dolores-hart-feet-2227911In 1963, she broke off her engagement and the 25-year-old actress joined the Benedictine Abbey of Regina Laudis in Bethlehem, Connecticut as a Roman Catholic nun. She would ultimately become the Prioress of the Monastery. Legend claims that while on the final leg of a promotional tour for her last movie, “Come Fly with Me” starring Hugh O’Brian, Ms. Hart literally stepped out of a Hollywood limousine and into the abbey.
Sister Dolores took her final vows in 1970. She chants in Latin eight times a day. In 2006, she visited Hollywood again after 43 years in the convent to raise awareness for peripheral idiopathic neuropathy disorder, a neurological disorder that afflicts many Americans, including herself. At first, the condition, which affects a person’s ability to walk, went undiagnosed and left her wheelchair bound. For a time, Sister Dolores thought she was going to die. Finally a New York City doctor discovered a treatment that eased her symptoms and has helped restore her ability to walk. On April, 2006, she testified at a Washington congressional hearing on the need for research on the painful and crippling disease that affects the central nervous system. That suffering taught Mother Dolores an important lesson. She said, “You have to become dependent on the gift of human beings, and you discover that God is an incarnate reality. In the beginning, God was always a pie-in-the-sky reality. Now I had to realize that Jesus was there through the people who were assisting me, caring for me and doing the things that were bringing me through.”dolores-hart
Hart, whose pure beauty was often compared to Grace Kelly, used her movie fame to develop her Abbey of Regina Laudis’s expansion of its community connection through the arts. Paul Newman donated funds from his “Newman’s Own” food line to build a lighting grid and a better equipped stage for use in a year-round arts school at the Abbey. Another friend, Academy Award winning actress Patricia Neal also helped support the abbey’s theater.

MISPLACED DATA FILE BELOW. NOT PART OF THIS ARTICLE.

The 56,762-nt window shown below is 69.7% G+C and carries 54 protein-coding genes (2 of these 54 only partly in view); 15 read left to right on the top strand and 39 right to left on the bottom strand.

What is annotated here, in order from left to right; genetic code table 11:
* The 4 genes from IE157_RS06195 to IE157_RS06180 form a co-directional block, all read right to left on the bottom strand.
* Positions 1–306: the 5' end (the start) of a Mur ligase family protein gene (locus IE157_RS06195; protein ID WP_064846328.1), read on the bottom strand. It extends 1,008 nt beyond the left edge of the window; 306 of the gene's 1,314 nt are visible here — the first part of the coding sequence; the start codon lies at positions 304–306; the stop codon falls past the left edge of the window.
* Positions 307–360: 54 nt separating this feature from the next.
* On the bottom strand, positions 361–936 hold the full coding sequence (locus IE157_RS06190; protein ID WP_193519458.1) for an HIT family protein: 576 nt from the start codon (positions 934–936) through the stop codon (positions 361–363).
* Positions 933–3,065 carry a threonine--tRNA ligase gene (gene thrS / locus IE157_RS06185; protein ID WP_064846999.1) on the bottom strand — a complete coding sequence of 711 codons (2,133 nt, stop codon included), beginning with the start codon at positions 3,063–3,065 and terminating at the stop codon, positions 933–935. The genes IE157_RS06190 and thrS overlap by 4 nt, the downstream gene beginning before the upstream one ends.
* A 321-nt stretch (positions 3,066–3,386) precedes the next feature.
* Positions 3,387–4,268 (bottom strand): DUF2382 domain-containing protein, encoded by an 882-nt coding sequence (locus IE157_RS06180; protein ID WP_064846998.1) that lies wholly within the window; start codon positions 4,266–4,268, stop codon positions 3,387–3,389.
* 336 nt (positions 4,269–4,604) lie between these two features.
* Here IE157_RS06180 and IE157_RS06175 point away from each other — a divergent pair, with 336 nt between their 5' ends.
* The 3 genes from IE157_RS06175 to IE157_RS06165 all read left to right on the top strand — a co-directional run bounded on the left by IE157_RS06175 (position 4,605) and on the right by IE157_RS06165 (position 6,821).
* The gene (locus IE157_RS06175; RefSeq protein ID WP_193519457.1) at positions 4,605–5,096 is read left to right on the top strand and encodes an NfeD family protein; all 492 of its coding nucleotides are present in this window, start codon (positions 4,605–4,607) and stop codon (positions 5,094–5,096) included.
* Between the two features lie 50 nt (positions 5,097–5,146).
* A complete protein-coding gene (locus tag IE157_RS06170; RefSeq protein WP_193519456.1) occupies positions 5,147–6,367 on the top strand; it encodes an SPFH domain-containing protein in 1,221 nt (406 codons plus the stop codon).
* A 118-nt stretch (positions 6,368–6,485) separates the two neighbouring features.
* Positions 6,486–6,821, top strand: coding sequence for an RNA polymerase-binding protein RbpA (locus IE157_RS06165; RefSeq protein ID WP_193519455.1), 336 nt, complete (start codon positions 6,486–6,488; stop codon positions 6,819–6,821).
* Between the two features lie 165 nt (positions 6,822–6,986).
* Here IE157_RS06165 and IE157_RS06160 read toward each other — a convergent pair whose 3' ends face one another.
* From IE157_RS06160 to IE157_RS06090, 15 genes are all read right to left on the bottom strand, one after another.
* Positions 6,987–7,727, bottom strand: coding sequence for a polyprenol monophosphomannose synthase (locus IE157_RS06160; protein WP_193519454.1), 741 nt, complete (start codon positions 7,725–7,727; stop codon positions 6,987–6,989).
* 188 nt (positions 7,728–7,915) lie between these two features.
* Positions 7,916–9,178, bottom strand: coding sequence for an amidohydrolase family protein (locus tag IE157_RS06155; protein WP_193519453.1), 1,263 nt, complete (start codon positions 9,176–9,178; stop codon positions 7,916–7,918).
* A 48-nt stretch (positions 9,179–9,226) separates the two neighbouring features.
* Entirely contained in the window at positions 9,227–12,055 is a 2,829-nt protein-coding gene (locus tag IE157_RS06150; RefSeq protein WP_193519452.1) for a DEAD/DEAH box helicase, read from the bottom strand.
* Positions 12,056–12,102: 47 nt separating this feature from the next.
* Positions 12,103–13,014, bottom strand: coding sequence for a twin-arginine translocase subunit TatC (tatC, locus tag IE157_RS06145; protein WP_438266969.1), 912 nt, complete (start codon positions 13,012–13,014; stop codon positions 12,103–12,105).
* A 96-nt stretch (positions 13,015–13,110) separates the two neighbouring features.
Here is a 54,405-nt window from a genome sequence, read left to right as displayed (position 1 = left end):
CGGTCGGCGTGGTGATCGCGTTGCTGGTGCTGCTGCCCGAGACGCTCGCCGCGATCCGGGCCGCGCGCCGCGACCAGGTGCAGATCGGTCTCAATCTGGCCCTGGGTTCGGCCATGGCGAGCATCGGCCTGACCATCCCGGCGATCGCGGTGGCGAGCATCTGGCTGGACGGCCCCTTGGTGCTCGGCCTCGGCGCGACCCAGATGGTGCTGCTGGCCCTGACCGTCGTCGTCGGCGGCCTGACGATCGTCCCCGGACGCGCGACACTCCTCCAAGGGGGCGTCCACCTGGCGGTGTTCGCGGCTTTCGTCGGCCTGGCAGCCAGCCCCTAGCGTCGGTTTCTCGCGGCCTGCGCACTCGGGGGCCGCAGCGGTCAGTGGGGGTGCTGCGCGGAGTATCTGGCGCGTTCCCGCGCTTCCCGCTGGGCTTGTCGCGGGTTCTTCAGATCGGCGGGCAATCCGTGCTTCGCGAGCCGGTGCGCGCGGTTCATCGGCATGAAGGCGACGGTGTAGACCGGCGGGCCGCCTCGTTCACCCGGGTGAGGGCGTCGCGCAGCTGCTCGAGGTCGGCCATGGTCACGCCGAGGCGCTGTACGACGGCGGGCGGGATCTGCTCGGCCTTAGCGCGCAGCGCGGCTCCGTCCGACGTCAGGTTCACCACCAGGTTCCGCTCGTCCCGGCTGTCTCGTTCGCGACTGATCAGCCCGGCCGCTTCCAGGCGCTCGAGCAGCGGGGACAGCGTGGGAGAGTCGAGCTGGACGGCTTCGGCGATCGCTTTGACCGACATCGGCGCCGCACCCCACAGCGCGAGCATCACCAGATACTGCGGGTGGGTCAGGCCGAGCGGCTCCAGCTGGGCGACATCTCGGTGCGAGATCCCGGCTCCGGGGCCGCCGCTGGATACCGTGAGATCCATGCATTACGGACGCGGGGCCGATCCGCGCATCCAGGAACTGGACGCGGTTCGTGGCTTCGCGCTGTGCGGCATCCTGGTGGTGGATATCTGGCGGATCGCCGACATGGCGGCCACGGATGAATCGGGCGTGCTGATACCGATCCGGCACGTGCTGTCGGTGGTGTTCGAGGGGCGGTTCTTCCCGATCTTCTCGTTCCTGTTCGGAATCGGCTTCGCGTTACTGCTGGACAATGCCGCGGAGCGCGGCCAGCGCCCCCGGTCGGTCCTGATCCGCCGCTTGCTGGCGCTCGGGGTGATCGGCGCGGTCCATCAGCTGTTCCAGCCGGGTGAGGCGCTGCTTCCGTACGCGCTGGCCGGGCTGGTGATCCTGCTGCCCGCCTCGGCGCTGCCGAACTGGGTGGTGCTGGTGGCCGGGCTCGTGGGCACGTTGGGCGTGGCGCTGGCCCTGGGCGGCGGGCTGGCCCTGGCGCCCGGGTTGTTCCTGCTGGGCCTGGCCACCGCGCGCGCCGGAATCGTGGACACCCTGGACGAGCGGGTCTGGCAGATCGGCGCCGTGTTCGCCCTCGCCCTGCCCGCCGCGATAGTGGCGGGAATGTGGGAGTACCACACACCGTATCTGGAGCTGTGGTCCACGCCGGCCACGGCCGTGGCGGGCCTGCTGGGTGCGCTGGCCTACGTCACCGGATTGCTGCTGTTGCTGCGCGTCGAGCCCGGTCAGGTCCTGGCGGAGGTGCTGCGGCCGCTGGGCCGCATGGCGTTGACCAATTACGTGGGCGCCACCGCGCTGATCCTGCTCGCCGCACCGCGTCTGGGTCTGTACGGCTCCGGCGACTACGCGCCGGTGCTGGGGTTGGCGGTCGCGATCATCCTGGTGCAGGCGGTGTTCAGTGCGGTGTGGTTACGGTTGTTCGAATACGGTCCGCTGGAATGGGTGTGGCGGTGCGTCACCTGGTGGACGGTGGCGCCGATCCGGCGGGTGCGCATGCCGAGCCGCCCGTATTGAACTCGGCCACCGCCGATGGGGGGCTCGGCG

Dolores Hart’s ultimate vision is the development and expansion of the Abbey’s open-air theater and arts program for the Bethlehem community. Every summer, the abbey’s 38 nuns on 400 acres of rural land, help the community stage a musical. Past performances have included West Side Story, Fiddler on the Roof, The Music Man and My Fair Lady. Although the Reverend Mother Dolores Hart has been Prioress of the Abbey since 2001 and has not appeared in a Hollywood movie for almost half-a-century, she remains a voting member of the Academy of Motion Picture Arts and Sciences. A designation that makes her the only nun to be an Oscar-voting member giving her a vote to help determine each year’s Oscar winners. She watches the movies on screener DVDs and invites her fellow nuns to see the good ones.
god-is-the-bigger-elvisIn 2012 Benedictine nun Mother Prioress Dolores made a rare foray from her isolated life at the Abbey of Regina Laudis and traveled from her Connecticut home to Hollywood to celebrate an Oscar-nominated HBO documentary film titled, “God Is Bigger Than Elvis”. The film chronicles her life as an actress and a nun, including her close friendship with spurned fiancé, Don Robinson, who never married and who has visited Sister Dolores at the Connecticut monastery faithfully. One of the most touching moments in the film features Robinson and Prioress Dolores casually talking, Robinson referring to Hart as “Mother” while looking, and acting, like a typical elderly married couple. The scene takes on added significance when you realize that Don Robinson died shortly after the film was made, ending a platonic love affair that lasted a half a century.motherdoloreshart

Hollywood

Bill “Bojangles’ Robinson & Me. Part II

Bill Robinson Part II

Original publish date: November 13, 2014

Republished: November 22, 2018